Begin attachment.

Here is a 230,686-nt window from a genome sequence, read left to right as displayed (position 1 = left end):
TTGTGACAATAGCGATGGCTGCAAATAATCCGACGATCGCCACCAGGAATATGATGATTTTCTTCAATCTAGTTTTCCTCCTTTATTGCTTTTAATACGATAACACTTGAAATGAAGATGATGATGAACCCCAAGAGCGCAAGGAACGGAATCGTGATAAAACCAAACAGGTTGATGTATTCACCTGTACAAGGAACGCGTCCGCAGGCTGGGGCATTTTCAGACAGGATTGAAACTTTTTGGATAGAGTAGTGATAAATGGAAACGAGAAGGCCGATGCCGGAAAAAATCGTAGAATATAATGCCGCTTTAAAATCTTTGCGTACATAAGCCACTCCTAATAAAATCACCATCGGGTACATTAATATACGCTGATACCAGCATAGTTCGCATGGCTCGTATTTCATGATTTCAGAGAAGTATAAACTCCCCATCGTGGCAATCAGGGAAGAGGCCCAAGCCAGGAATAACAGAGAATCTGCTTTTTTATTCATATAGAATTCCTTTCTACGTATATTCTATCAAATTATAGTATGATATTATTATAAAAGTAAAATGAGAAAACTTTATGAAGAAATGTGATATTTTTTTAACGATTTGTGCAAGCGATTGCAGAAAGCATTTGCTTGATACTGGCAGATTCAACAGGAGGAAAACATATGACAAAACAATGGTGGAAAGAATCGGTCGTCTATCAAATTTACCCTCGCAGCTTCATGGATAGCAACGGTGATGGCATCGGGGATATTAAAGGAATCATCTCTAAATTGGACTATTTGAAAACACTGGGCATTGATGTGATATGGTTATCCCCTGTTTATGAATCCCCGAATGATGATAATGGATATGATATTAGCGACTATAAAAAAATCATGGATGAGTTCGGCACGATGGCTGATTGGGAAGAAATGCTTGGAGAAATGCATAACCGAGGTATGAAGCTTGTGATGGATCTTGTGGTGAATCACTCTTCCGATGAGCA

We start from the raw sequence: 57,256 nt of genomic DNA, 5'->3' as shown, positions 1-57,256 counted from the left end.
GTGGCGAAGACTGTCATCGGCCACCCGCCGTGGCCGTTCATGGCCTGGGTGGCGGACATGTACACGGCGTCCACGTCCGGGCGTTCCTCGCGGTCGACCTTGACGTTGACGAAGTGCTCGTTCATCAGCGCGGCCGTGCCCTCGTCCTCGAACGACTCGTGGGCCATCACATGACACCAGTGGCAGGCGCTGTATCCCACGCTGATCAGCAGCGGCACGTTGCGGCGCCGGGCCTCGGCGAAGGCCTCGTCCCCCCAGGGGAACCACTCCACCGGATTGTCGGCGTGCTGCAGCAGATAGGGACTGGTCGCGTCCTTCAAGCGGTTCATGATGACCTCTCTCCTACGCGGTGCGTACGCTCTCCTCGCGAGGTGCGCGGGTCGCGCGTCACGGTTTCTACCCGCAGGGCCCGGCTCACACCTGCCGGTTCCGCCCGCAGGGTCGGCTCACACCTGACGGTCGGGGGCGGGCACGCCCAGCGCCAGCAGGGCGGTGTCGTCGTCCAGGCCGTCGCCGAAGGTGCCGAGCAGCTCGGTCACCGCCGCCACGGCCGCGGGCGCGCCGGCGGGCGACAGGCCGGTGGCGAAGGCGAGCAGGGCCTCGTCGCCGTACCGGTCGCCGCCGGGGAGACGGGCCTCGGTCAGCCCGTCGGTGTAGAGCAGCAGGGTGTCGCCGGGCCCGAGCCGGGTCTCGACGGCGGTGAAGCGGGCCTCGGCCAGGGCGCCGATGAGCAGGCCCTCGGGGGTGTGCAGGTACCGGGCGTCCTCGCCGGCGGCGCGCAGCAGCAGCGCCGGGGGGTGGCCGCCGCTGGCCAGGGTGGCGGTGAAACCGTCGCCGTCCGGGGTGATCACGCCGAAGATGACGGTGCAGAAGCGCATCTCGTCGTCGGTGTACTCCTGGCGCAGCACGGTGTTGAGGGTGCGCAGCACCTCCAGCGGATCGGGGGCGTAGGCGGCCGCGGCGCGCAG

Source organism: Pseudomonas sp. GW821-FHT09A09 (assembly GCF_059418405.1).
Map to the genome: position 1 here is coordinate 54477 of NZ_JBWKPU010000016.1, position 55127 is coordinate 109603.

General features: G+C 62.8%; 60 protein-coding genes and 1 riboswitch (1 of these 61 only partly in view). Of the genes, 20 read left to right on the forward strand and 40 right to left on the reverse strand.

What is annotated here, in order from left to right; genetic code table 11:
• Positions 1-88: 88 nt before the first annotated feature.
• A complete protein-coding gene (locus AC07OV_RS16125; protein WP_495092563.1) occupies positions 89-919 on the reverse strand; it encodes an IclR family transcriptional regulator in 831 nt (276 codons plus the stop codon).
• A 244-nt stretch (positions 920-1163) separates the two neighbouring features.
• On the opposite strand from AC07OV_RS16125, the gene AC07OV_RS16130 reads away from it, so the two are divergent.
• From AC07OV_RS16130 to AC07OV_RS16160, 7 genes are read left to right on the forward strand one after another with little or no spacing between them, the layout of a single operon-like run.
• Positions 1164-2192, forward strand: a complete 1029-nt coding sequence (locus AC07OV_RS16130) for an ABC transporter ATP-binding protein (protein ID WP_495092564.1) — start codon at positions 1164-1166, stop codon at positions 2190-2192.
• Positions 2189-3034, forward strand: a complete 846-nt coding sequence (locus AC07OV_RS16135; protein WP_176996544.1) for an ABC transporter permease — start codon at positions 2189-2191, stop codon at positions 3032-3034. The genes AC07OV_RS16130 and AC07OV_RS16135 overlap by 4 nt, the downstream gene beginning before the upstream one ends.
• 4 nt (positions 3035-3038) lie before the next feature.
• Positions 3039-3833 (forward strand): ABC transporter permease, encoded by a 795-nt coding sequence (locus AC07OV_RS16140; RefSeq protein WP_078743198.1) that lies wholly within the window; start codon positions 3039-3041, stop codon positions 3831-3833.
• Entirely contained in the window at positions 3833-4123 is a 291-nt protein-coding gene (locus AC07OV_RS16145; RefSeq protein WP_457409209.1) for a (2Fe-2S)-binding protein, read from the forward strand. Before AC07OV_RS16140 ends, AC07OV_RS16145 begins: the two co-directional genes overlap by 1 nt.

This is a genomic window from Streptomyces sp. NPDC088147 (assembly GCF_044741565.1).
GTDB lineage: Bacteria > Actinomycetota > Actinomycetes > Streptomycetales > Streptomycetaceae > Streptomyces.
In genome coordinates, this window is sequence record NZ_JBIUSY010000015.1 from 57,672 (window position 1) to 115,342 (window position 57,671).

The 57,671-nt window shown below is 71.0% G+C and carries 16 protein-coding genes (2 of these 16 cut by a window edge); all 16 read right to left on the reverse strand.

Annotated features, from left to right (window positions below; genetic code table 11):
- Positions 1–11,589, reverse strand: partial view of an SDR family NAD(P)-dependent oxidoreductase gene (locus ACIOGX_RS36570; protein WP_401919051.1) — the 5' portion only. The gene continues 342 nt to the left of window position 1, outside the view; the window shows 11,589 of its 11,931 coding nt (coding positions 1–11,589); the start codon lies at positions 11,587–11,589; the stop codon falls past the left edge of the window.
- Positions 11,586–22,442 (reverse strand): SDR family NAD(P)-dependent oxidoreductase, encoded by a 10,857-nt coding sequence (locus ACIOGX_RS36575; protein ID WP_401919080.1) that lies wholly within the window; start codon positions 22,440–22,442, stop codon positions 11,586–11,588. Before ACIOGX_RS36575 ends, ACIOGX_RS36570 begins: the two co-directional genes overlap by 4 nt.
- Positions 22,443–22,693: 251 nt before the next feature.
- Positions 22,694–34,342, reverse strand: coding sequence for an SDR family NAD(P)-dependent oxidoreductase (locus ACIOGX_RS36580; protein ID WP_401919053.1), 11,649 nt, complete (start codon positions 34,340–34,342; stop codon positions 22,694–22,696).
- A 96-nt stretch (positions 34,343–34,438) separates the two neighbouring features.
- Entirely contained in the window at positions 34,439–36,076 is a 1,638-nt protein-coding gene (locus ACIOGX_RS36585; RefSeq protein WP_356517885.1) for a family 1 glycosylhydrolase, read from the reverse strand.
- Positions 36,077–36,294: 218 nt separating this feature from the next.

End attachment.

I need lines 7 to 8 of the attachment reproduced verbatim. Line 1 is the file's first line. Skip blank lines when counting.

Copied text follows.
General features: G+C 62.8%; 60 protein-coding genes and 1 riboswitch (1 of these 61 only partly in view). Of the genes, 20 read left to right on the forward strand and 40 right to left on the reverse strand.

What is annotated here, in order from left to right; genetic code table 11: